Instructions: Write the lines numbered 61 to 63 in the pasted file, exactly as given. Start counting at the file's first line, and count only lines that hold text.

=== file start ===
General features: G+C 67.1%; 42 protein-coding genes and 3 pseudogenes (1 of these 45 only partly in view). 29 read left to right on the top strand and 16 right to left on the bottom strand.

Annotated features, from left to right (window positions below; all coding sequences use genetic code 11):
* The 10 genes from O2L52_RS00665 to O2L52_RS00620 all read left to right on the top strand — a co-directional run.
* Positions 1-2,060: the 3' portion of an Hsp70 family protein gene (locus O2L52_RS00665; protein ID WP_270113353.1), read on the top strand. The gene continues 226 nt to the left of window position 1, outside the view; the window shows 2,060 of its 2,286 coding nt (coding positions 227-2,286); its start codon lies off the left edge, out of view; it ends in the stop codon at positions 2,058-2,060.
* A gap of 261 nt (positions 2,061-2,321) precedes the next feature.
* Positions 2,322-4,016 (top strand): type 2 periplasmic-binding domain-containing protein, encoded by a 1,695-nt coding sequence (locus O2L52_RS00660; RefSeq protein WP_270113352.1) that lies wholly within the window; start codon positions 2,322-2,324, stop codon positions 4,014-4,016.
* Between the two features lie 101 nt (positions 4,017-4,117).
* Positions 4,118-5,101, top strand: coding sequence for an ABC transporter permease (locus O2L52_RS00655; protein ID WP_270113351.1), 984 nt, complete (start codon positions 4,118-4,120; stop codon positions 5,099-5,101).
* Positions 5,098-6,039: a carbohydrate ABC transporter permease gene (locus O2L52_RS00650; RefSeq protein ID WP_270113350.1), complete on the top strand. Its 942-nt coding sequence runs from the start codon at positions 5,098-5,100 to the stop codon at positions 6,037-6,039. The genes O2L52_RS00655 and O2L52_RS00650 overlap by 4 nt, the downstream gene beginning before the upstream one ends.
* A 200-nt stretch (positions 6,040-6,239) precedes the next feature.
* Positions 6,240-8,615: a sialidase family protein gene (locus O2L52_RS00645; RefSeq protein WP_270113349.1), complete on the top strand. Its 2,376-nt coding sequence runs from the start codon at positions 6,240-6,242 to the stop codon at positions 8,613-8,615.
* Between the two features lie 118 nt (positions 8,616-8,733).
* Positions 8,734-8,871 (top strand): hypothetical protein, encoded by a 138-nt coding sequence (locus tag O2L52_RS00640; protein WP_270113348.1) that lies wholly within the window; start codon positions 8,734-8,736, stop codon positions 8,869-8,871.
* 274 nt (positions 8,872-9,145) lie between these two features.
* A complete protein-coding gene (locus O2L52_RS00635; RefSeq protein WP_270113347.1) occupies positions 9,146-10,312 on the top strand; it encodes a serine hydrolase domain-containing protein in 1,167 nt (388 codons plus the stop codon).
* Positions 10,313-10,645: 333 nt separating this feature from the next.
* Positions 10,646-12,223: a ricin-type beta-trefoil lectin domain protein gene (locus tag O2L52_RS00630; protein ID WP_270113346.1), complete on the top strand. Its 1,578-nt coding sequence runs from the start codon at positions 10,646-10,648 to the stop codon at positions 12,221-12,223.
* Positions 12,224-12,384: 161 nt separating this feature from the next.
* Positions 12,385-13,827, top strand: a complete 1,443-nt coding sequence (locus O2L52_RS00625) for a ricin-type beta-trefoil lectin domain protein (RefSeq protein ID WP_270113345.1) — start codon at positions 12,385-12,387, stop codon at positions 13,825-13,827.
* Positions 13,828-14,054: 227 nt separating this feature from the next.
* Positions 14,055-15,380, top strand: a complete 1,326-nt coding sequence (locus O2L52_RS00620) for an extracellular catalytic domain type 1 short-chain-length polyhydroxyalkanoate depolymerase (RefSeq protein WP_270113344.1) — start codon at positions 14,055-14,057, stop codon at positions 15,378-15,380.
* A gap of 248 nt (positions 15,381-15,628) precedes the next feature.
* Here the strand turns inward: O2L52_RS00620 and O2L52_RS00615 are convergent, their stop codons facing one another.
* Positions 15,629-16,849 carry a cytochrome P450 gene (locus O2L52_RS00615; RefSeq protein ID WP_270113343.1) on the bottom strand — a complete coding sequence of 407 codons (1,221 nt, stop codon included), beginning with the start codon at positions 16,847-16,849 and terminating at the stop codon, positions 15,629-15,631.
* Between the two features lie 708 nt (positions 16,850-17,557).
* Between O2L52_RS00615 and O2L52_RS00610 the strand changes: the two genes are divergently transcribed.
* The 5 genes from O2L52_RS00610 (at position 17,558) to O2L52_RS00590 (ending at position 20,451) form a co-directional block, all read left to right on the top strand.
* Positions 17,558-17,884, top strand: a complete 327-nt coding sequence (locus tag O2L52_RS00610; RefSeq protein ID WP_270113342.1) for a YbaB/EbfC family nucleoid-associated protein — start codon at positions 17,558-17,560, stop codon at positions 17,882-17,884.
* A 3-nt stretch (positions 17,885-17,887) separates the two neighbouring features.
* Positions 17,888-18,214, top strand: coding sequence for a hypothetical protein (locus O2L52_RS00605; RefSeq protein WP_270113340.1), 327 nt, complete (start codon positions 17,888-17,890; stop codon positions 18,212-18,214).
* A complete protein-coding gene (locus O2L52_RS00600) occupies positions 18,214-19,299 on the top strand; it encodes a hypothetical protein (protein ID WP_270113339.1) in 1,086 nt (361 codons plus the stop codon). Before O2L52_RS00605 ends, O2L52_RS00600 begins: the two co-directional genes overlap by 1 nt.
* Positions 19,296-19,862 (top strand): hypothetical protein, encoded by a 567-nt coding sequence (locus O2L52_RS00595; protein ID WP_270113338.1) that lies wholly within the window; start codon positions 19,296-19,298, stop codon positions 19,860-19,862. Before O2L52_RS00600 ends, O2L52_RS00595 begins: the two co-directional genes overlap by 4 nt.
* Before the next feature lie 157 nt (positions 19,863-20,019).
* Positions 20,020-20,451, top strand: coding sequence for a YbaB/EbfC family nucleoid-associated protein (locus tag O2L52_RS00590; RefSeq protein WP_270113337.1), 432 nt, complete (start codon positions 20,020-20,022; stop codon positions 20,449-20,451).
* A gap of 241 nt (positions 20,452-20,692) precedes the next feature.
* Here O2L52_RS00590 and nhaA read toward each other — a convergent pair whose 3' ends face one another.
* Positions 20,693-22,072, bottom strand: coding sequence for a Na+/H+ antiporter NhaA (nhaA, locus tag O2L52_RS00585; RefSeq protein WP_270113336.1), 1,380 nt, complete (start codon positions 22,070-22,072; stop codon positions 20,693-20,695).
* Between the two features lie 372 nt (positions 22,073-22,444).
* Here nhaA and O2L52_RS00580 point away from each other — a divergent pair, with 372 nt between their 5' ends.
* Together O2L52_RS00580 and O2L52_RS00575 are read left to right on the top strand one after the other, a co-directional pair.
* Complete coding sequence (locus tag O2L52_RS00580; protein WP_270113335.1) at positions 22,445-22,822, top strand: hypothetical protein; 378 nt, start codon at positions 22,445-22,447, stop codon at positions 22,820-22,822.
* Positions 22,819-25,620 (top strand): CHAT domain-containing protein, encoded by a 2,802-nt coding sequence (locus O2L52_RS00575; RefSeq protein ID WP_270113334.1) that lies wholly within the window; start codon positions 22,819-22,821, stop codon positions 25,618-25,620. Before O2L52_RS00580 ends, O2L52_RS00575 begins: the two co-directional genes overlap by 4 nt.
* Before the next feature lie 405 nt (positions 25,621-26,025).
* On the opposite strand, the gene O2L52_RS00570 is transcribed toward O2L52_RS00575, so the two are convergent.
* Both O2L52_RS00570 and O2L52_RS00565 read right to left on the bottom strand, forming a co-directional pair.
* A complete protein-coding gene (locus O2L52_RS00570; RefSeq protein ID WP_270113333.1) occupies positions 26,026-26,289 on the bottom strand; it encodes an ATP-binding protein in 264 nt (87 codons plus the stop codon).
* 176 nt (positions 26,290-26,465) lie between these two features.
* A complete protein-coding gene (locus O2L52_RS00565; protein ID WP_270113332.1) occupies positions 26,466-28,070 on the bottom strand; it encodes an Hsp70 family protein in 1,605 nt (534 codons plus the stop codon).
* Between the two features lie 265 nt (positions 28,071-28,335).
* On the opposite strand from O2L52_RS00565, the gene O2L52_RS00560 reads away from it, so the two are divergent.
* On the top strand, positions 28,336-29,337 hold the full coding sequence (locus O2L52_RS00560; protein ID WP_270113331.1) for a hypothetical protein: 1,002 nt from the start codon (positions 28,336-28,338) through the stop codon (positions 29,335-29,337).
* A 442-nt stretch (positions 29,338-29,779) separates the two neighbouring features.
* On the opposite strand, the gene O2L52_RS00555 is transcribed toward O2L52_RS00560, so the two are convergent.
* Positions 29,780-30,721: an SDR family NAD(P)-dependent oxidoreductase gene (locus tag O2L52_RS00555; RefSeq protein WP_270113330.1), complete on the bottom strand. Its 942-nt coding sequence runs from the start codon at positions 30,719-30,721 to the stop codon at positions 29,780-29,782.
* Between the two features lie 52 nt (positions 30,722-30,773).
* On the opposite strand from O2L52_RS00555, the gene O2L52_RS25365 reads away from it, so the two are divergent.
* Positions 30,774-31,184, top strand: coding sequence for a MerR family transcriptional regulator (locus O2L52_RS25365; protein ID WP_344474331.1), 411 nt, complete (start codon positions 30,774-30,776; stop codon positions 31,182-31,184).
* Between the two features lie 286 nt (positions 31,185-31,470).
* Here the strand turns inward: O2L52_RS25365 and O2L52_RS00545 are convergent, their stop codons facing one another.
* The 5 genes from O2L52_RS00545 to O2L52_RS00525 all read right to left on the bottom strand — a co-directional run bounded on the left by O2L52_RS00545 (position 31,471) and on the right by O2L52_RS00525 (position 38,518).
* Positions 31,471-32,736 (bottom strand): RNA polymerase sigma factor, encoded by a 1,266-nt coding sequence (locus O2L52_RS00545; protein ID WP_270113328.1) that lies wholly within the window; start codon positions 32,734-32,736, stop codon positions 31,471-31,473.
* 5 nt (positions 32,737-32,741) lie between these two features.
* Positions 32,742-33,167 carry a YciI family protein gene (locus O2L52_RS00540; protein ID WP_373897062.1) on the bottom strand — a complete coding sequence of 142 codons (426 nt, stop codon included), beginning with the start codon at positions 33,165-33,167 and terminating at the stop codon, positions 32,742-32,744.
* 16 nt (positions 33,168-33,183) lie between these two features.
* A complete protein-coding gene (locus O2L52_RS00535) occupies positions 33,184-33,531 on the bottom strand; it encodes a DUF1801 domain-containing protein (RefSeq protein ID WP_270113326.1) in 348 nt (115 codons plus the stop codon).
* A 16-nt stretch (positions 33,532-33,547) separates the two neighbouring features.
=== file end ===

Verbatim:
* Positions 31,471-32,736 (bottom strand): RNA polymerase sigma factor, encoded by a 1,266-nt coding sequence (locus O2L52_RS00545; protein ID WP_270113328.1) that lies wholly within the window; start codon positions 32,734-32,736, stop codon positions 31,471-31,473.
* 5 nt (positions 32,737-32,741) lie between these two features.
* Positions 32,742-33,167 carry a YciI family protein gene (locus O2L52_RS00540; protein ID WP_373897062.1) on the bottom strand — a complete coding sequence of 142 codons (426 nt, stop codon included), beginning with the start codon at positions 33,165-33,167 and terminating at the stop codon, positions 32,742-32,744.